Not sure I quite understand this: If I assign an SQLite database in Session does it put the database on the client side? If not, can I put a database on the client side?
@John S Not sure I quite understand this: If I assign an SQLite database in Session does it put the database on the client side? If not, can I put a database on the client side?
You can’t. The web browser makers shied away from WebSQL in favor of IndexedDB to prevent reliance on a particular technology unfortunately.
@Markus R i believe spider basic use a memory db and then in can save/load it in to browser cache sandbox. (non persistence at all)
It uses sql.js (as I linked to above) when you compile a web app or SQLite if you're compiling for Android / iOS.
With web apps it's only persistent until the user clears their browser cache, with Android / iOS then it's truly persistent in a local SQLite file.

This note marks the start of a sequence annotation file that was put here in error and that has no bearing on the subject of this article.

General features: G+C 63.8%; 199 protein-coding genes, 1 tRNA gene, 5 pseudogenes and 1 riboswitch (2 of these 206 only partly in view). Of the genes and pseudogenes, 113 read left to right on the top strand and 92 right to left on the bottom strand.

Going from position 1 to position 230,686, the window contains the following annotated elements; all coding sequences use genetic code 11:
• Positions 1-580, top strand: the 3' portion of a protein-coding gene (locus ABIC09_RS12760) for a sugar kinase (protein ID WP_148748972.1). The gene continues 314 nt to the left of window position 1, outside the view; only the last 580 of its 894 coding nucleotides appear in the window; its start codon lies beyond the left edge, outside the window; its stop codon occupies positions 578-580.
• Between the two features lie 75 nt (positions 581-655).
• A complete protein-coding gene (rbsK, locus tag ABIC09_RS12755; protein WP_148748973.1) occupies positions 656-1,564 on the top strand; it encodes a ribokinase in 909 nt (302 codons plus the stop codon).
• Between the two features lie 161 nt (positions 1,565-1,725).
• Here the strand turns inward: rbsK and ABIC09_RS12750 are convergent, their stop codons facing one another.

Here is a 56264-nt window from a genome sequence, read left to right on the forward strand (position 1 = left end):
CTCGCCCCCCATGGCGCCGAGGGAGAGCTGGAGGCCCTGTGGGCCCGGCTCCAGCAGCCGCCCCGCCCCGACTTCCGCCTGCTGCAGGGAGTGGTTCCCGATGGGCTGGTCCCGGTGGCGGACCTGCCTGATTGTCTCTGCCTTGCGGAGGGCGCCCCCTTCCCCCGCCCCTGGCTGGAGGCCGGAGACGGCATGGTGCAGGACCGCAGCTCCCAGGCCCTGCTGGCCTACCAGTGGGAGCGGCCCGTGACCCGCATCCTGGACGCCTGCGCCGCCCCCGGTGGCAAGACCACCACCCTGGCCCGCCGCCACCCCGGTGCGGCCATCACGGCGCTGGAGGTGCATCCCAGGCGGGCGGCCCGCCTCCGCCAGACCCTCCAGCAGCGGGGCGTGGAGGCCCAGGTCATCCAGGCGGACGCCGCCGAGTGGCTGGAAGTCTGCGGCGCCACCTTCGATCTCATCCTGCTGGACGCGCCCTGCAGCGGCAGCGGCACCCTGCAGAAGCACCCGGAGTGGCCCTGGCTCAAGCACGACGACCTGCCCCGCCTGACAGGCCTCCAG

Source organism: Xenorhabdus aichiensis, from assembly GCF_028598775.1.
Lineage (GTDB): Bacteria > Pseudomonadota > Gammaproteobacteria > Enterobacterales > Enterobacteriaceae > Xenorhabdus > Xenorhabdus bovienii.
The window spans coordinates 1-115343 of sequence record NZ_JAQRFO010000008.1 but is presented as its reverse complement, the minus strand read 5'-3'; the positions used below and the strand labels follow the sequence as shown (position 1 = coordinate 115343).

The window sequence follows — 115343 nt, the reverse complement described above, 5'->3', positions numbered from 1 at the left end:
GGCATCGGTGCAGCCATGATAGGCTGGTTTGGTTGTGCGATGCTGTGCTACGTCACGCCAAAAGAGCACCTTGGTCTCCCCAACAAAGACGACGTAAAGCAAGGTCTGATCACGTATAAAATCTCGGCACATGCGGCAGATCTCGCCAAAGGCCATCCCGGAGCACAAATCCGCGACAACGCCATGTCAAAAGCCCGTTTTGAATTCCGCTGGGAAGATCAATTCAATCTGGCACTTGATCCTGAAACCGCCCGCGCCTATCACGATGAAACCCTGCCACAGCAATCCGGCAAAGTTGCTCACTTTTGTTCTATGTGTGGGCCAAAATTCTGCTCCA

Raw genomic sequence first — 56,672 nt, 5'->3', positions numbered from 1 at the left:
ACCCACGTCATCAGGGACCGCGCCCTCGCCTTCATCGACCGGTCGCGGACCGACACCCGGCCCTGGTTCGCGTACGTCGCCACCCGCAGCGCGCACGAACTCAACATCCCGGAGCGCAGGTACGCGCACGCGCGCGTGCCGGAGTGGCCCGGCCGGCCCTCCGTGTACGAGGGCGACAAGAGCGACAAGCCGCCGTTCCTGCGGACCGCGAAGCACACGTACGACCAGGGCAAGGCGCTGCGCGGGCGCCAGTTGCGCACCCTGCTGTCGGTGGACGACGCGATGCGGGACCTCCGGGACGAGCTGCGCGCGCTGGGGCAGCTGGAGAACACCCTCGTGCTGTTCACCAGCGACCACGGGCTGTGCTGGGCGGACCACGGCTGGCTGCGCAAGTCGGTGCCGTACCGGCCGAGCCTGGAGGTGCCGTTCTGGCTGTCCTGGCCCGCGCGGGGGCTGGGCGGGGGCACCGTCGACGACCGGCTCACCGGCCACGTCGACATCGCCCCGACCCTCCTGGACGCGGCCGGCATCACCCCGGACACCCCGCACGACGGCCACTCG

Uhm, I think the problem is we're proposing solutions to a problem we don't know. What's the actual speed issue you're trying to resolve John?
If you cache database results into arrays (that will live in the server), then you will have to figure out how you'll invalidate the cache when needed. Put the cached array into cookies, and you'll end up reaching the browser's cookies size limit sooner or later.
Speeding up an application needs a profiling analysis. You can profile the server side using fantastic Xojo's tooling, or the Browser's Developer Tools for the client side. Write down a list of the performance issues you've detected, estimate the effort on fixing them. Then you'll be able to just attack the less effort/most impact solution. Rinse and repeat.
For example (just an example I don't know your issue), maybe you're trying to put the DB into the client because the queries you're doing are CPU intensive and you're running out resources on your server, so you can offload the effort to the clients. The solution instead may be adding an index here or there, rewriting the query, using a materialized view, etc.